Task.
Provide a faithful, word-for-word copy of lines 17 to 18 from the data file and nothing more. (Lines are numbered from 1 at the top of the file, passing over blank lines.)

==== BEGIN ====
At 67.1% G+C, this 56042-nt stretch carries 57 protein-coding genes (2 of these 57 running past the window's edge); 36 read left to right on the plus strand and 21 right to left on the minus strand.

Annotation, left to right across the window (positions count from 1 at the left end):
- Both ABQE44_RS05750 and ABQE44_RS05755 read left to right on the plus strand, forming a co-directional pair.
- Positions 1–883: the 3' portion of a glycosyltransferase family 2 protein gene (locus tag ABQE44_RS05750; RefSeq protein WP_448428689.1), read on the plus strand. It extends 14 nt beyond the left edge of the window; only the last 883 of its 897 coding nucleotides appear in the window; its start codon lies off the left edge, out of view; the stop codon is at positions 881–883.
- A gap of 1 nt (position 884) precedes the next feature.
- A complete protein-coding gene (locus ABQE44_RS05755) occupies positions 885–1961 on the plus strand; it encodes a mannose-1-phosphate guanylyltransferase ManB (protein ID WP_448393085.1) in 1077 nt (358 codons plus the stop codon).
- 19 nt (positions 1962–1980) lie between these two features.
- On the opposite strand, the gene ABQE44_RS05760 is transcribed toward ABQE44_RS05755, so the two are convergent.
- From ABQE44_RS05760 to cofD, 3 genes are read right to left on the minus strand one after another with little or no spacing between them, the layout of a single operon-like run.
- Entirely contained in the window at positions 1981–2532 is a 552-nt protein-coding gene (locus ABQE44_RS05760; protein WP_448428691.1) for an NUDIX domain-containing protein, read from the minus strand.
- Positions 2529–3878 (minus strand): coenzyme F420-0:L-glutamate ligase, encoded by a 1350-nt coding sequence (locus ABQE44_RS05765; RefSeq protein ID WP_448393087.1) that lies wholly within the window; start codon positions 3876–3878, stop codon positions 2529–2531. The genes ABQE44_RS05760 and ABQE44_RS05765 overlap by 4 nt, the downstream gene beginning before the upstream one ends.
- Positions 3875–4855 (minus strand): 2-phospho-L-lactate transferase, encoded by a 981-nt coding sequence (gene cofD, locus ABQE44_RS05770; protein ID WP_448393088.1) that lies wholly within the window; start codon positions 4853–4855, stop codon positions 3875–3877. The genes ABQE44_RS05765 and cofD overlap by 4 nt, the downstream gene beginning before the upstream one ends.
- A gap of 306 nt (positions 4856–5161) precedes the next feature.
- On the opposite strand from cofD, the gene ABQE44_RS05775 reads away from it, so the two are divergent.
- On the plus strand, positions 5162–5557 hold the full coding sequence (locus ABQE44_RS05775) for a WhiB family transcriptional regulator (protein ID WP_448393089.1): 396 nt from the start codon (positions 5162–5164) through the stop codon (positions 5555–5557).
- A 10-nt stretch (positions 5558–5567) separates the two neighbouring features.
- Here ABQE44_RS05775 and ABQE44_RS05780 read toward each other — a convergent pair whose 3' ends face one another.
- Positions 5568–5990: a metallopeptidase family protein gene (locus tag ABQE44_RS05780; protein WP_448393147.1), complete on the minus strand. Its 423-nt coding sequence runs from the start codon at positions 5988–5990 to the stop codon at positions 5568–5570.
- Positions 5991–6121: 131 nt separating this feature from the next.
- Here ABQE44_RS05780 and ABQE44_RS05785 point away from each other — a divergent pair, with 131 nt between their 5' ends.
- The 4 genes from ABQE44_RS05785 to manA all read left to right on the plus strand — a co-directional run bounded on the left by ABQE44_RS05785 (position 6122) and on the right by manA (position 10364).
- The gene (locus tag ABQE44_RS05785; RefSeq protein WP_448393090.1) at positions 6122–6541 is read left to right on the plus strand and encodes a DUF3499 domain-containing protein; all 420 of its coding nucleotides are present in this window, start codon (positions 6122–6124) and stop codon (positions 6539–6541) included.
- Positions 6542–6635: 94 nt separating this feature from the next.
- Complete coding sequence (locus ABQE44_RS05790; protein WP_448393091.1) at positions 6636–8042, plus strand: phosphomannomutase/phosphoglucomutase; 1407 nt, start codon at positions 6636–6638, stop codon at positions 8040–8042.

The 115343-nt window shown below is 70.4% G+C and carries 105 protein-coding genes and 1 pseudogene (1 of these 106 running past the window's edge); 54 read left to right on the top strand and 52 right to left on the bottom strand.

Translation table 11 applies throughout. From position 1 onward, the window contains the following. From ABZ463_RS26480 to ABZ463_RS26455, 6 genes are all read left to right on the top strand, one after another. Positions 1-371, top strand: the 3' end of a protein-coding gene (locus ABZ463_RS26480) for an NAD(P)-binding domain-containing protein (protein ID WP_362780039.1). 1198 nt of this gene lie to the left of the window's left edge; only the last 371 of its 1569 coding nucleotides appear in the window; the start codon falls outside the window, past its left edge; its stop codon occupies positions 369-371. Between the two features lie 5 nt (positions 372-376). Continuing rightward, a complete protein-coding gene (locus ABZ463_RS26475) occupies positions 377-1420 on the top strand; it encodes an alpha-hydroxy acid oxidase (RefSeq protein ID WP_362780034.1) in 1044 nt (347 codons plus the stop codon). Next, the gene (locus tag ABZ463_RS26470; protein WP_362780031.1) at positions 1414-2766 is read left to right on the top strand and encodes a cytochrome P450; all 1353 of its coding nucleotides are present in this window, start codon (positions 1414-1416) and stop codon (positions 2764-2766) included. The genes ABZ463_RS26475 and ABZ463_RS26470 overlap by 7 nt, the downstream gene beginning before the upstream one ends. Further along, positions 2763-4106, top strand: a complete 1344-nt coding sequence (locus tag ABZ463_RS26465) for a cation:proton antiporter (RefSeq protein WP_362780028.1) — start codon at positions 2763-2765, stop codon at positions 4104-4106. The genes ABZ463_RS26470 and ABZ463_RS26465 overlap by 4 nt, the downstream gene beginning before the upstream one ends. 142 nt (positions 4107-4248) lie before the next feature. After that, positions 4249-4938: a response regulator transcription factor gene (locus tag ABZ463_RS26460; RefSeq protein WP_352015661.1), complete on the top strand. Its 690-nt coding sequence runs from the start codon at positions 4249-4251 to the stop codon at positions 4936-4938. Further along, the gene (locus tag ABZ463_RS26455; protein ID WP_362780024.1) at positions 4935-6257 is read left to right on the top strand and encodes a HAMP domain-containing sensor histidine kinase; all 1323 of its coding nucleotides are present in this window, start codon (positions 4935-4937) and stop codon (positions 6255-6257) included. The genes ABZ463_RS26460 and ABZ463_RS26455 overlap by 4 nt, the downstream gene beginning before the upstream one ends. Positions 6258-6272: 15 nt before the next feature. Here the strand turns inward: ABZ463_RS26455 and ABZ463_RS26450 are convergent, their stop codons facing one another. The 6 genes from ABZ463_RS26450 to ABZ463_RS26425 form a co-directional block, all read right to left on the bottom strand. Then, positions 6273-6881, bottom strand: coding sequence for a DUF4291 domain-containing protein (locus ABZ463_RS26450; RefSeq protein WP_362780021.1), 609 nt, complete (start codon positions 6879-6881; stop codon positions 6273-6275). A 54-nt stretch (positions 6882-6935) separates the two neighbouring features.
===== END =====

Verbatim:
- Here ABQE44_RS05775 and ABQE44_RS05780 read toward each other — a convergent pair whose 3' ends face one another.
- Positions 5568–5990: a metallopeptidase family protein gene (locus tag ABQE44_RS05780; protein WP_448393147.1), complete on the minus strand. Its 423-nt coding sequence runs from the start codon at positions 5988–5990 to the stop codon at positions 5568–5570.